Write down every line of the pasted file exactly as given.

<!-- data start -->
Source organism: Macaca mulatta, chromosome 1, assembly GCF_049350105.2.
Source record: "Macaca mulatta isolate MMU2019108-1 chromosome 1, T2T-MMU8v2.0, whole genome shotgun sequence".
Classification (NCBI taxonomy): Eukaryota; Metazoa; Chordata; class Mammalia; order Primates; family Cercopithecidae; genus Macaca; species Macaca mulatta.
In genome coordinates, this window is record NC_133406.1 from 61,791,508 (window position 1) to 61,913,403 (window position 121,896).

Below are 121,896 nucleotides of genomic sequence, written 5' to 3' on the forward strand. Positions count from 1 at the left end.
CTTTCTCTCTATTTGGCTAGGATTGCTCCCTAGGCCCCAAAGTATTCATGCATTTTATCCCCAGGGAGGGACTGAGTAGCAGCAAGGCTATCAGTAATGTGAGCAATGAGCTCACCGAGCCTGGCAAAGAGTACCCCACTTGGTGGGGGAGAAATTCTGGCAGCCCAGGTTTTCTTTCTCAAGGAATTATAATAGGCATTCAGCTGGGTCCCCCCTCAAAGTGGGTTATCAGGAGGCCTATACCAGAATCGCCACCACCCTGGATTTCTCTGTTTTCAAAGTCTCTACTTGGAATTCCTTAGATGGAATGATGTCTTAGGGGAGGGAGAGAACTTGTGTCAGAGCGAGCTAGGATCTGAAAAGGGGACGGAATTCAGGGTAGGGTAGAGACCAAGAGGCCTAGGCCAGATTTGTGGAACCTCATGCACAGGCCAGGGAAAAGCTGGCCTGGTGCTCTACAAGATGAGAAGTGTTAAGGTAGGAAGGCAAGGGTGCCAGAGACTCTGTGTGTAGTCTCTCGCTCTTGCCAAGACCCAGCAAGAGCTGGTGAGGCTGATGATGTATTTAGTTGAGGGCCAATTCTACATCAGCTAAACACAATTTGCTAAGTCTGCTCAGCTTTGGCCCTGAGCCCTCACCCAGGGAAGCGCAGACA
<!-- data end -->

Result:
Source organism: Macaca mulatta, chromosome 1, assembly GCF_049350105.2.
Source record: "Macaca mulatta isolate MMU2019108-1 chromosome 1, T2T-MMU8v2.0, whole genome shotgun sequence".
Classification (NCBI taxonomy): Eukaryota; Metazoa; Chordata; class Mammalia; order Primates; family Cercopithecidae; genus Macaca; species Macaca mulatta.
In genome coordinates, this window is record NC_133406.1 from 61,791,508 (window position 1) to 61,913,403 (window position 121,896).

Below are 121,896 nucleotides of genomic sequence, written 5' to 3' on the forward strand. Positions count from 1 at the left end.
CTTTCTCTCTATTTGGCTAGGATTGCTCCCTAGGCCCCAAAGTATTCATGCATTTTATCCCCAGGGAGGGACTGAGTAGCAGCAAGGCTATCAGTAATGTGAGCAATGAGCTCACCGAGCCTGGCAAAGAGTACCCCACTTGGTGGGGGAGAAATTCTGGCAGCCCAGGTTTTCTTTCTCAAGGAATTATAATAGGCATTCAGCTGGGTCCCCCCTCAAAGTGGGTTATCAGGAGGCCTATACCAGAATCGCCACCACCCTGGATTTCTCTGTTTTCAAAGTCTCTACTTGGAATTCCTTAGATGGAATGATGTCTTAGGGGAGGGAGAGAACTTGTGTCAGAGCGAGCTAGGATCTGAAAAGGGGACGGAATTCAGGGTAGGGTAGAGACCAAGAGGCCTAGGCCAGATTTGTGGAACCTCATGCACAGGCCAGGGAAAAGCTGGCCTGGTGCTCTACAAGATGAGAAGTGTTAAGGTAGGAAGGCAAGGGTGCCAGAGACTCTGTGTGTAGTCTCTCGCTCTTGCCAAGACCCAGCAAGAGCTGGTGAGGCTGATGATGTATTTAGTTGAGGGCCAATTCTACATCAGCTAAACACAATTTGCTAAGTCTGCTCAGCTTTGGCCCTGAGCCCTCACCCAGGGAAGCGCAGACA